by Marion Nestle

Currently browsing posts about: Personal-responsibility

Mar 9 2012

The Lancet on nudging and nagging vs. environmental change

I’m getting caught up on my journal reading and just ran across an editorial from The Lancet, January 21It takes on the UK government’s “personal responsibility” approach to health promotion based on the idea that

gently ‘nudging’ people to change their unhealthy behaviours was the key to public health.

Even the UK government has to admit that the nudge approach isn’t working.  Now it is telling physicians in the National Health Service (NHS) to nag:

use every contact with patients and the public to help them maintain and improve their physical and mental health and wellbeing.

The Lancet asks:

Is this a realistic, sensible, and effective recommendation? We would say not.

Effective, evidenced-based public health measures do not include nudging people into healthy behaviours or getting NHS staff to lecture patients on healthy lifestyles.
They include measures such as raising taxes on cigarettes, alcohol, fatty foods, and sugary drinks, reducing junk food and drink advertising to children, and restricting hours on sale of alcoholic drinks….Focusing on other approaches is foolish.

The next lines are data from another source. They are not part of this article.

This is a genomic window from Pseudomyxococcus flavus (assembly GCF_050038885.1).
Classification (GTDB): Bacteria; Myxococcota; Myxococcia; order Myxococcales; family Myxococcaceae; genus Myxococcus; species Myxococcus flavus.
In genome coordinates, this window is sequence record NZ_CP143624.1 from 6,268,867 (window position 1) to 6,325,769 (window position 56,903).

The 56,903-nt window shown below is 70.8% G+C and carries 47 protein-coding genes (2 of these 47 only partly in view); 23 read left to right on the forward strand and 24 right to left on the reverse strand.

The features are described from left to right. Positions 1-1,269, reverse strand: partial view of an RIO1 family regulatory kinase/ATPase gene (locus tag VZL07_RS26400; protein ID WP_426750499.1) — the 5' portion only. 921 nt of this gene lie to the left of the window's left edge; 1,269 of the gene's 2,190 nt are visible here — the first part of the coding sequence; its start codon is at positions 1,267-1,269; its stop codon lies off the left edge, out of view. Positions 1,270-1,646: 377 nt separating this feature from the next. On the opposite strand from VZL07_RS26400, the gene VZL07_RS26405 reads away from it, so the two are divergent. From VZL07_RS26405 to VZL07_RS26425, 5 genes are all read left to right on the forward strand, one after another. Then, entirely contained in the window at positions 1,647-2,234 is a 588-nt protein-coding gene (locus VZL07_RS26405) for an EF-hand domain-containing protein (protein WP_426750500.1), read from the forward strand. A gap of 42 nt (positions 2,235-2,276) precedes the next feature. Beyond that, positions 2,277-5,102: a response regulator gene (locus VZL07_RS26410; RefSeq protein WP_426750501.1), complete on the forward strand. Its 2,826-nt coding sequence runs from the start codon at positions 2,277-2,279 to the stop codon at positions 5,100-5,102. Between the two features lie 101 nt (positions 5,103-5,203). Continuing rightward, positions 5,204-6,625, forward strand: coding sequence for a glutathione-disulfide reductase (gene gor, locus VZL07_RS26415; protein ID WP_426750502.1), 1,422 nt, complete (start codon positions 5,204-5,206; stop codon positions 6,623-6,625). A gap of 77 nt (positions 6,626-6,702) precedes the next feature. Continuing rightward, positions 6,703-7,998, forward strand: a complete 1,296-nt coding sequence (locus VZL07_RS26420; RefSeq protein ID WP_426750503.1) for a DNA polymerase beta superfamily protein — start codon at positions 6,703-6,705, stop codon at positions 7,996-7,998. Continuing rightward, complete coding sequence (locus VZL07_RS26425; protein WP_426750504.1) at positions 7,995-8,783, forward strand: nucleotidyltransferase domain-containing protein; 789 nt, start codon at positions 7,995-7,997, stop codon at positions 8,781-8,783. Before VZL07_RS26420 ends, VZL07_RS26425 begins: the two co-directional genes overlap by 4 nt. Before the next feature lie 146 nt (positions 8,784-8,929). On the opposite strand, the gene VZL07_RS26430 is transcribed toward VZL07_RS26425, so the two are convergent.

The nudge and nag approaches need one thing: the firm elbow.
I do enjoy reading The Lancet.  Its editors are so clear about the need for environmental changes to make it easier for people eat better diets and be more active.
Aug 17 2008

USDA: it takes more than education to change dietary choices

USDA economists have just produced a theoretical study proposing – surprise! – that knowledge of nutrition is not sufficient to change dietary behavior. What they call “immediate visceral factors” (i.e. hunger, food in front of you, large portions) overpower “cognitive dietary information.” They don’t put it this way, but that’s why personal responsibility doesn’t work. You have to change the food environment to make it easier to make better choices. It’s nice to have some evidence….